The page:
IT IS surprising how little interest the world is showing in what is happening in Spain since the people took to the streets in protest at the acting government’s unconstitutional plans to secure another term in office. The protests have continued for 26 successive days in the face of police violence.
Even more surprising, it might seem, is the EU’s determined ‘look the other way’ reaction to one of the largest EU countries, both in area and population.
The EU’s position is that Spain’s problem with separatists who want to break up the country is an internal one and that it must be resolved internally. They turn a blind eye to another EU country, Belgium, protecting fugitives from Spanish justice, preventing the implementation of the Euro Arrest and Surrender Order that the Spanish high court issued against Carles Puigdemont – now a sitting MEP – and other Catalan plotters of the October 2017 attempted coup. That they were charged with crimes of embezzlement of public funds, rebellion and prevarication mattered not. Such an affront to the Spanish rule of law should be neither admissible or forgivable. But this is what the EU do. They interfere in the things that affect them little or not at all, such as bicycle lanes, green spaces, agricultural production, imposing an endless list of things on the member countries, but when the integrity of a member country is in danger the EU refuse to have anything to do with it. This policy incoherence and hypocrisy may well come to take its toll on them, and it’s what they deserve. Spain, after all, is not the only European country with separatist territorial problems.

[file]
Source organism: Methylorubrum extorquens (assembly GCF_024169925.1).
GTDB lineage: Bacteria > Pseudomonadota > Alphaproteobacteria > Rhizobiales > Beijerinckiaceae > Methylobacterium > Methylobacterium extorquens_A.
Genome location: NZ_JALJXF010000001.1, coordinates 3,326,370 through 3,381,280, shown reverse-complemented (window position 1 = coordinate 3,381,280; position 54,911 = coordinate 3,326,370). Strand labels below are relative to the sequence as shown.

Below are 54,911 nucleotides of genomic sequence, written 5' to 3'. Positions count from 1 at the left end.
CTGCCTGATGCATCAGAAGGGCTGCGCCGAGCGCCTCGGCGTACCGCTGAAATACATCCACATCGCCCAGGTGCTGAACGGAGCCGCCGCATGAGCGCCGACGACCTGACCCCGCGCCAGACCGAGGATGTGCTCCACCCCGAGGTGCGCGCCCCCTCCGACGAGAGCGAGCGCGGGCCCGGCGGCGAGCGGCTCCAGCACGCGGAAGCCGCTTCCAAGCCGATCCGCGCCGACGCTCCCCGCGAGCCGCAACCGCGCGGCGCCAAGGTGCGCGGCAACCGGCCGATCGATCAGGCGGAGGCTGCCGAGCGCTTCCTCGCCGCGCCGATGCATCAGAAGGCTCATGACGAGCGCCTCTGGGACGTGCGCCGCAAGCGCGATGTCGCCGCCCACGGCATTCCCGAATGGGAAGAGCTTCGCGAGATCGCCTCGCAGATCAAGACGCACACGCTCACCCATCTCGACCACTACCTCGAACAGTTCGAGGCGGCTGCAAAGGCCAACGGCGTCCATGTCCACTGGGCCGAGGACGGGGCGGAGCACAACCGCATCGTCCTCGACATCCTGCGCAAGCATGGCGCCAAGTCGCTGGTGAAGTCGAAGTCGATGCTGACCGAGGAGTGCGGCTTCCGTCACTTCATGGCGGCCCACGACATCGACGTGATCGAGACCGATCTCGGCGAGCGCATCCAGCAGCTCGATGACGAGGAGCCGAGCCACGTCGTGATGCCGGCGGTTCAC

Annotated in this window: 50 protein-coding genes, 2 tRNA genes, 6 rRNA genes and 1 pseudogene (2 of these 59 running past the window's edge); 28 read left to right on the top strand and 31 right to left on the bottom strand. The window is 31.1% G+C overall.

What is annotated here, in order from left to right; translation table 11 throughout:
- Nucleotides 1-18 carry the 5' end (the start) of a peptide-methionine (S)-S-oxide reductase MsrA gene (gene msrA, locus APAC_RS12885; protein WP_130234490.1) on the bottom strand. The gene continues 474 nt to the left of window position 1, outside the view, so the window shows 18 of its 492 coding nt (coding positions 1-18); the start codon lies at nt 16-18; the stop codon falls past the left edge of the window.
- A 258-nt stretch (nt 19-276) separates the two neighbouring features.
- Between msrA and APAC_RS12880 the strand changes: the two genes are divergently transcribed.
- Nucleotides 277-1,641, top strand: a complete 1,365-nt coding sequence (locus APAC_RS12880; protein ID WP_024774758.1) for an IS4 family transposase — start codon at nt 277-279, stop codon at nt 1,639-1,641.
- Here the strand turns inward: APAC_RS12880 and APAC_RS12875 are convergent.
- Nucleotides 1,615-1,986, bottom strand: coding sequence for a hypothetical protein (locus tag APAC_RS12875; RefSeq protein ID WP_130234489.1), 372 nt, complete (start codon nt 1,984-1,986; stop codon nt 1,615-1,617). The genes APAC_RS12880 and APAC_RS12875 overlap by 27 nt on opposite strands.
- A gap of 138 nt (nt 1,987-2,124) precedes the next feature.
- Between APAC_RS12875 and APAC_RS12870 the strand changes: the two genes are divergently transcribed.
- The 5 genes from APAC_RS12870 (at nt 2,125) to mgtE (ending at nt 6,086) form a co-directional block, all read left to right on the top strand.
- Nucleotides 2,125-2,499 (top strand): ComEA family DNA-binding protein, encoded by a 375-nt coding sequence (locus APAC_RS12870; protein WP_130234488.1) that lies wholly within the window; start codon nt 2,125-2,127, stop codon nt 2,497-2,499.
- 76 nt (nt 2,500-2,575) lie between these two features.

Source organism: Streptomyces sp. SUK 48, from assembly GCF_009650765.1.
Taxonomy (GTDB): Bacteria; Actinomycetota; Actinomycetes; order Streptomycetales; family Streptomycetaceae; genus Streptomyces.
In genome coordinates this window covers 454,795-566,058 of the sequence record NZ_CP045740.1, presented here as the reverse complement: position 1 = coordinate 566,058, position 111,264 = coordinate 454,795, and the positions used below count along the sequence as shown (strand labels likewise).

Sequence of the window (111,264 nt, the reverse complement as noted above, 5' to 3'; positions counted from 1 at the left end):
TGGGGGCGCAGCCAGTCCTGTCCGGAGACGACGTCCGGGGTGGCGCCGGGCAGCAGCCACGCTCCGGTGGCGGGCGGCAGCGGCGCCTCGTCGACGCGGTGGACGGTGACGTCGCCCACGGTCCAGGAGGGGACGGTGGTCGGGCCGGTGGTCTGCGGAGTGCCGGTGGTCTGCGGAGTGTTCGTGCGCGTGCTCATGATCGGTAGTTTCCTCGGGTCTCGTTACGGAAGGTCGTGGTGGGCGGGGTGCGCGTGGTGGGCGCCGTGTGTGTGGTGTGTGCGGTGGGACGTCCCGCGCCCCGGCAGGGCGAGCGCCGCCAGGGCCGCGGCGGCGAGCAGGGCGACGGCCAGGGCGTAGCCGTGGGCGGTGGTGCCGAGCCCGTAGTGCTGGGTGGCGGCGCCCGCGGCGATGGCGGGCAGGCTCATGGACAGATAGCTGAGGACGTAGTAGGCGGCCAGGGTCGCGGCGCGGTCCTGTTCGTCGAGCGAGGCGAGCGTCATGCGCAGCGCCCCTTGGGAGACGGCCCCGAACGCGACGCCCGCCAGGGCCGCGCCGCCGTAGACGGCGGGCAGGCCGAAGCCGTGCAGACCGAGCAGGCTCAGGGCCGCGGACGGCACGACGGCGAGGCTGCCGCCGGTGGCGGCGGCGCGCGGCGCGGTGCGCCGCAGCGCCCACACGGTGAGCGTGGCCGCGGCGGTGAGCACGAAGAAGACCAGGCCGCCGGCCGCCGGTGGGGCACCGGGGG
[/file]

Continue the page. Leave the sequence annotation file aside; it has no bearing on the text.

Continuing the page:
The EU’s attitude is not new. In the 1980s and 1990s, when Belgium refused to extradite many ETA (armed Basque nationalist and far-left separatist organisation) terrorists, they looked the other way. Even further back, in the 1970s and 1980s, when ETA was particularly aggressive, they looked the other way when France, perhaps wanting to avoid problems with its Basque-French territory, made itself a safe haven for Spanish terrorists.
All this has helped undermine, if not invert, democracy – defined as ‘a political system that defends the sovereignty of the people and their right to elect and control their rulers’ – certainly where Spain is concerned. Is it ‘democracy’ for a party to win seats at the polls by telling repeated lies about commitments fundamental to the future of a country to get the vote in favour and then do the opposite in order to form a government?
Would there be a socialist government in Spain today had not Pedro Sánchez and his Socialist Party (PSOE) ministers, including the justice ministers, flatly denied that granting an amnesty to the Catalan coup plotters was possible in the constitution, insisting that it would be illegal and break the separation of powers? How many votes would they have won had they said that they would notbebringing Puigdemont back shackled and to face justice? Would the hard left Spanish Socialist Workers’ (PSOE) party leader, Mr Sanchez, be governing today had he told Spaniards up front that he would be granting amnesty to the very separatists who staged a coup d’état on October 1, 2017?